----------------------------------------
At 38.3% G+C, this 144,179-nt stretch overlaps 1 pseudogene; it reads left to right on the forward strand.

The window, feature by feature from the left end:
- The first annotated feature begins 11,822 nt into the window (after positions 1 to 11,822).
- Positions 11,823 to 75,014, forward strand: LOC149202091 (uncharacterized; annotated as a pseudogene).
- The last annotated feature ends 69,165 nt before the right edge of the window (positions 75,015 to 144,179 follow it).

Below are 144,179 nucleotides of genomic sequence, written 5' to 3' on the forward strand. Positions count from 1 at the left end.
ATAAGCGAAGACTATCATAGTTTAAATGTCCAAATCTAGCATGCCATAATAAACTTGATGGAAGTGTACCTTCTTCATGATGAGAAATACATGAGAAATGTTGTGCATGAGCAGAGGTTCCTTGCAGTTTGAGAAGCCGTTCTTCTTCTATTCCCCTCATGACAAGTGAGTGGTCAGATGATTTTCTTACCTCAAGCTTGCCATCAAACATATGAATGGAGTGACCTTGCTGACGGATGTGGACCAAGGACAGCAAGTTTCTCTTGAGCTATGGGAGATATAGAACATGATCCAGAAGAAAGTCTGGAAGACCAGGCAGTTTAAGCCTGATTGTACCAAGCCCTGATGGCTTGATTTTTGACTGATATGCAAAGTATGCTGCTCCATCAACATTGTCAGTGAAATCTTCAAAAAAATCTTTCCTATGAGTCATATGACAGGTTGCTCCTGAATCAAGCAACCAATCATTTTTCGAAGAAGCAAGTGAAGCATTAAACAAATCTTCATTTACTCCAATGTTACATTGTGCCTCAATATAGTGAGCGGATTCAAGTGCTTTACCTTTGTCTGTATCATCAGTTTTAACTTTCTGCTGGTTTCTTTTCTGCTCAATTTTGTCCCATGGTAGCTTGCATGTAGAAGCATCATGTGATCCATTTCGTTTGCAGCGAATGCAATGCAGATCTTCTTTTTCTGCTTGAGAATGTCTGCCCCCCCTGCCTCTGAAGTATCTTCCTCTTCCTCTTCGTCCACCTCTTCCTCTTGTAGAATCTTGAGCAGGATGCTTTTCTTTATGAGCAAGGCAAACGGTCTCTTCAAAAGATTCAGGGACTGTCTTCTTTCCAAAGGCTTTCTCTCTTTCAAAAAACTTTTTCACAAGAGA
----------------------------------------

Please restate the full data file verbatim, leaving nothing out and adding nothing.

At 38.3% G+C, this 144,179-nt stretch overlaps 1 pseudogene; it reads left to right on the forward strand.

The window, feature by feature from the left end:
- The first annotated feature begins 11,822 nt into the window (after positions 1 to 11,822).
- Positions 11,823 to 75,014, forward strand: LOC149202091 (uncharacterized; annotated as a pseudogene).
- The last annotated feature ends 69,165 nt before the right edge of the window (positions 75,015 to 144,179 follow it).

Below are 144,179 nucleotides of genomic sequence, written 5' to 3' on the forward strand. Positions count from 1 at the left end.
ATAAGCGAAGACTATCATAGTTTAAATGTCCAAATCTAGCATGCCATAATAAACTTGATGGAAGTGTACCTTCTTCATGATGAGAAATACATGAGAAATGTTGTGCATGAGCAGAGGTTCCTTGCAGTTTGAGAAGCCGTTCTTCTTCTATTCCCCTCATGACAAGTGAGTGGTCAGATGATTTTCTTACCTCAAGCTTGCCATCAAACATATGAATGGAGTGACCTTGCTGACGGATGTGGACCAAGGACAGCAAGTTTCTCTTGAGCTATGGGAGATATAGAACATGATCCAGAAGAAAGTCTGGAAGACCAGGCAGTTTAAGCCTGATTGTACCAAGCCCTGATGGCTTGATTTTTGACTGATATGCAAAGTATGCTGCTCCATCAACATTGTCAGTGAAATCTTCAAAAAAATCTTTCCTATGAGTCATATGACAGGTTGCTCCTGAATCAAGCAACCAATCATTTTTCGAAGAAGCAAGTGAAGCATTAAACAAATCTTCATTTACTCCAATGTTACATTGTGCCTCAATATAGTGAGCGGATTCAAGTGCTTTACCTTTGTCTGTATCATCAGTTTTAACTTTCTGCTGGTTTCTTTTCTGCTCAATTTTGTCCCATGGTAGCTTGCATGTAGAAGCATCATGTGATCCATTTCGTTTGCAGCGAATGCAATGCAGATCTTCTTTTTCTGCTTGAGAATGTCTGCCCCCCCTGCCTCTGAAGTATCTTCCTCTTCCTCTTCGTCCACCTCTTCCTCTTGTAGAATCTTGAGCAGGATGCTTTTCTTTATGAGCAAGGCAAACGGTCTCTTCAAAAGATTCAGGGACTGTCTTCTTTCCAAAGGCTTTCTCTCTTTCAAAAAACTTTTTCACAAGAGA